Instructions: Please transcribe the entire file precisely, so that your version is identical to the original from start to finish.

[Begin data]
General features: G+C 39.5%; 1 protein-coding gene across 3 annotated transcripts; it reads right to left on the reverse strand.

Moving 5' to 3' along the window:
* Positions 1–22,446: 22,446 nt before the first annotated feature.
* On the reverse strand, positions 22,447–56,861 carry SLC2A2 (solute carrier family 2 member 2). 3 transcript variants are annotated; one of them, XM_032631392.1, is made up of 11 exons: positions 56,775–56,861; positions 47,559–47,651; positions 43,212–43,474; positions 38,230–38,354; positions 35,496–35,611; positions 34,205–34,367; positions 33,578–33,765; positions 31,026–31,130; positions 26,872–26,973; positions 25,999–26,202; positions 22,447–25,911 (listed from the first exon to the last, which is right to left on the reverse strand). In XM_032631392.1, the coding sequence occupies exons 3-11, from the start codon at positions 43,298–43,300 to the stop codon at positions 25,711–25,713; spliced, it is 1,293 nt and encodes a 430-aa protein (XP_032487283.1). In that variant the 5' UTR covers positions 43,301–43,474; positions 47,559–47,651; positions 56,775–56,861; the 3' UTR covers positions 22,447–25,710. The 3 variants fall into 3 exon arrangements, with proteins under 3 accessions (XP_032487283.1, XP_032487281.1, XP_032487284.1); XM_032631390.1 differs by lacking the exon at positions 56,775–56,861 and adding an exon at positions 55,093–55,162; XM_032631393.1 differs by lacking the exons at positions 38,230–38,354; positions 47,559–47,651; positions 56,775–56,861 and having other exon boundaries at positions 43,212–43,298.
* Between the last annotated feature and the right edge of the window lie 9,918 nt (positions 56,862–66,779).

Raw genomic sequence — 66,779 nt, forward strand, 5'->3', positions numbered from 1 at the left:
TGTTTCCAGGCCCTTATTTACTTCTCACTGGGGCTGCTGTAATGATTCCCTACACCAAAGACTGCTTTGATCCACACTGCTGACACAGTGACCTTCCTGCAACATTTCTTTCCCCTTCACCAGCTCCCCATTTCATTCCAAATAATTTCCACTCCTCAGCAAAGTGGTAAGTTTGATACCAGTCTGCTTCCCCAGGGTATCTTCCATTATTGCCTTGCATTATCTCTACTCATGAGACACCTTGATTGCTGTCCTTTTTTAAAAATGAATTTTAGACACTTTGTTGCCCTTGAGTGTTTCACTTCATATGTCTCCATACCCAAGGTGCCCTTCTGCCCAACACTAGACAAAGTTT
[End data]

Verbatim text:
General features: G+C 39.5%; 1 protein-coding gene across 3 annotated transcripts; it reads right to left on the reverse strand.

Moving 5' to 3' along the window:
* Positions 1–22,446: 22,446 nt before the first annotated feature.
* On the reverse strand, positions 22,447–56,861 carry SLC2A2 (solute carrier family 2 member 2). 3 transcript variants are annotated; one of them, XM_032631392.1, is made up of 11 exons: positions 56,775–56,861; positions 47,559–47,651; positions 43,212–43,474; positions 38,230–38,354; positions 35,496–35,611; positions 34,205–34,367; positions 33,578–33,765; positions 31,026–31,130; positions 26,872–26,973; positions 25,999–26,202; positions 22,447–25,911 (listed from the first exon to the last, which is right to left on the reverse strand). In XM_032631392.1, the coding sequence occupies exons 3-11, from the start codon at positions 43,298–43,300 to the stop codon at positions 25,711–25,713; spliced, it is 1,293 nt and encodes a 430-aa protein (XP_032487283.1). In that variant the 5' UTR covers positions 43,301–43,474; positions 47,559–47,651; positions 56,775–56,861; the 3' UTR covers positions 22,447–25,710. The 3 variants fall into 3 exon arrangements, with proteins under 3 accessions (XP_032487283.1, XP_032487281.1, XP_032487284.1); XM_032631390.1 differs by lacking the exon at positions 56,775–56,861 and adding an exon at positions 55,093–55,162; XM_032631393.1 differs by lacking the exons at positions 38,230–38,354; positions 47,559–47,651; positions 56,775–56,861 and having other exon boundaries at positions 43,212–43,298.
* Between the last annotated feature and the right edge of the window lie 9,918 nt (positions 56,862–66,779).

Raw genomic sequence — 66,779 nt, forward strand, 5'->3', positions numbered from 1 at the left:
TGTTTCCAGGCCCTTATTTACTTCTCACTGGGGCTGCTGTAATGATTCCCTACACCAAAGACTGCTTTGATCCACACTGCTGACACAGTGACCTTCCTGCAACATTTCTTTCCCCTTCACCAGCTCCCCATTTCATTCCAAATAATTTCCACTCCTCAGCAAAGTGGTAAGTTTGATACCAGTCTGCTTCCCCAGGGTATCTTCCATTATTGCCTTGCATTATCTCTACTCATGAGACACCTTGATTGCTGTCCTTTTTTAAAAATGAATTTTAGACACTTTGTTGCCCTTGAGTGTTTCACTTCATATGTCTCCATACCCAAGGTGCCCTTCTGCCCAACACTAGACAAAGTTT